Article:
Suppose some economist defined a "basic worker" as anyone employed as other than a squeegee man or a philosophy professor. Philosophy professors might reasonably object that they are being categorized alongside a disreputable service, for no good rhyme or reason. Perhaps squeegee men will think it is they who are wronged by the comparison. Either way, the category is useless and should be eschewed.

Okay, so why do I object to putting "contractualist considerations" alongside consequentialist ones? Because the former need not be strictly forward looking. What is a contractualist consideration? It's a justification for proposed ways of treating each other in terms which, it is hoped, the dialogue partners cannot reasonably reject, given that the dialoguers hope to reach a result acceptable to all. This doesn't go very far beyond saying that a contractualist consideration is a moral consideration. Indeed that is the origin of a common objection : it is hard to see how to derive anything substantive from this thin looking foundation.

However for our purposes here, the only important point is whether contractualist approaches are inherently, strictly forward looking. I see no reason to think so. As such, there is no reason to place them alongside consequentialists as somehow giving us an un-intuitive picture of desert.

Even if compatibilists and free will skeptics disagree about basic desert, they can and I think should make common cause about there being no causa sui and apply this to criminal justice reform to make our system less punitive. Promulgating the idea that there is no unconditional capacity to have done otherwise, such that offenders are understood to be causal products of bio-social conditions, not self-created in any ultimate sense, would of course contradict folk notions of contra-causal, libertarian agency (to the extent those exist - Eddy and Thomas notoriously disagree about this). But whatever the extent, putting the offender in a causal-historical and situational context helps to distribute causal responsibility for character, motive, and act outside the agent, which in turn helps to diffuse blame, making him a less obvious target for our punitive reactivity (what I call the mitigation response - your response may vary :-). We're then in a better position, psychologically and cognitively, to consider non- or less-punitive responses to wrong-doing such as those advocated by Gregg, Derk, Bruce and others.

But a campaign to debunk the libertarian agent is a delicate undertaking, given the common conflation of determinism with fatalism, of supposing that causes necessarily constitute excuses, of thinking that there are no other sources of proportionality and justifications for punishment outside retributivism. Each of these, plus other concerns and confusions that come up when denying human causal exceptionalism, has to be addressed in ordinary language approachable by the folk - a big project in the mainstreaming of ideas. But if naturalist philosophers mostly agree that we aren't libertarian agents, and that this has non-trivial implications for attitudes affecting criminal justice policy (as Gregg, Derk and Bruce have argued - others are less convinced), then it's worth embarking on as a contribution we can make to the culture.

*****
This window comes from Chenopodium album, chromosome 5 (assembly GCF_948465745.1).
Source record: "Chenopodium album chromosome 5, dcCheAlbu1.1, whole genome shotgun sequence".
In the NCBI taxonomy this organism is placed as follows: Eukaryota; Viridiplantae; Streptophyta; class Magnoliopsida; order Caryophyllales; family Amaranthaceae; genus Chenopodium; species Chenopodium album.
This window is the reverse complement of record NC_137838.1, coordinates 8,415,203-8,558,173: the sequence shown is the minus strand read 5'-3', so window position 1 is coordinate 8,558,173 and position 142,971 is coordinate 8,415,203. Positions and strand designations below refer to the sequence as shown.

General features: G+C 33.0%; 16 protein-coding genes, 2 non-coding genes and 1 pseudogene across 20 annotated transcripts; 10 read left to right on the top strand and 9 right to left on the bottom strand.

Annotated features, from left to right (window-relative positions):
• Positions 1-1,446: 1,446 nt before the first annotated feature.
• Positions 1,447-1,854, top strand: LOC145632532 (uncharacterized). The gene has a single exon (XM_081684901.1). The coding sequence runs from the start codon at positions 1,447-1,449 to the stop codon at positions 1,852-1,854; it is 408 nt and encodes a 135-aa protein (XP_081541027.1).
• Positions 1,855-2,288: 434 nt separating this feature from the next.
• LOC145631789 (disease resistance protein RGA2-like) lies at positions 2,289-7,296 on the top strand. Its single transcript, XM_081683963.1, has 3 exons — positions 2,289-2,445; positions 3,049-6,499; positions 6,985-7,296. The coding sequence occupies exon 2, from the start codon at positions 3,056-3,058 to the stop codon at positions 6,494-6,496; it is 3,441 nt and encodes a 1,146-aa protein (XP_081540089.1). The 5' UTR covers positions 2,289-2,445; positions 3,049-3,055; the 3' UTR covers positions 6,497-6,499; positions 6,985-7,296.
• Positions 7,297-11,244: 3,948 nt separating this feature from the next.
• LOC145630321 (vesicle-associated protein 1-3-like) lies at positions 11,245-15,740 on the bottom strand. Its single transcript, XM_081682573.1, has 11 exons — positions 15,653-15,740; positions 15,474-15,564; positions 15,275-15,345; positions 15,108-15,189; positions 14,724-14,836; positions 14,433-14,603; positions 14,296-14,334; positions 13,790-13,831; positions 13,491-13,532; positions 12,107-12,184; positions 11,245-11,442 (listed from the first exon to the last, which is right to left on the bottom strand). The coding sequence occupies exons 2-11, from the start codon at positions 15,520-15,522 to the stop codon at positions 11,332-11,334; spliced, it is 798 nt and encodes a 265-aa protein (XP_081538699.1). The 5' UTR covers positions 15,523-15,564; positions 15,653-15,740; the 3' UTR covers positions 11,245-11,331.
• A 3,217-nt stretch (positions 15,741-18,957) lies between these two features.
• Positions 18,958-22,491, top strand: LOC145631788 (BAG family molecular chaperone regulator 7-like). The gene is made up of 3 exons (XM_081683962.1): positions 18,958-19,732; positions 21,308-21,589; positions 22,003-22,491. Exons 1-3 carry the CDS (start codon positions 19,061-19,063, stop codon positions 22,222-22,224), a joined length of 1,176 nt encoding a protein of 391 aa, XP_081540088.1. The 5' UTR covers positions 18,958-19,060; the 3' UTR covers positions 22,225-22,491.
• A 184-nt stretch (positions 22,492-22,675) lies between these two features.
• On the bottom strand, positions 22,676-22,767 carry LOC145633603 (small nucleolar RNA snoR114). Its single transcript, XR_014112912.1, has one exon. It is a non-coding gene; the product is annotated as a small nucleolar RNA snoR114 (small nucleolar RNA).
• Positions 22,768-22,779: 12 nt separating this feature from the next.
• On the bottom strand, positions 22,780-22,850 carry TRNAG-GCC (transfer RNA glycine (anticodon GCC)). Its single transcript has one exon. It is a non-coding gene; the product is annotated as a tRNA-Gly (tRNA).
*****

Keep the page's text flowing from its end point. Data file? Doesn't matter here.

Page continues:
Tom, thanks! I agree that we can build some bridges here. Compatibilists and free will skeptics both agree that it is impossible for use to be cause sui. I would also like to see more compatibilists join the fight against that notion. That said, I'm still concerned that the continued defense of "just deserts" prevents us from really reforming the system in the ways that are needed. To continue to say that people *justly deserve* to be blamed and punished encourages us to terminate our search for the causes of immoral behavior at the point of the agent. This prevents us from looking more deeply at the true causes that stand beyond the agent. Bruce has written eloquently about this. I know we agree on just about everything, but our one point of disagreement may be on barrier that compatibilism represents. I see it as more of a barrier to true reform than you do.

Paul, I still don't see how contractualism gets us "just deserts." But since I may address this in my next post, perhaps I will hold off on saying more for the moment.

Gregg, good point about the barrier that compatibilism presents insofar as it insists on just deserts and singling out the agent. I'm hoping that challenging the causa sui will undercut the primary basis in folk psychology for just deserts and retribution, thus lead to attitudinal and policy reform. But as some of us have tried to do in this thread, efforts also have to be made to expose other justifications for just deserts as morally suspect (if indeed they are). Dennett has declared himself a consequentialist, non-retributivist compatibilist (at least in personal correspondence, not sure about in public yet), but still wants to talk about just deserts when it comes to punishment. I don't see either the truth or utility of that when applied to reform. Hopefully the folk won't either, once they are disabused of the causa sui.

Tom, I'm glad you mentioned Dennett and his consequentialist, non-retributive compatibilism! I'm going to post about this tomorrow. It's unclear to me whether such a position amounts to a form of compatibilism at all. I'm interested to hear your thoughts--be sure to weigh in tomorrow!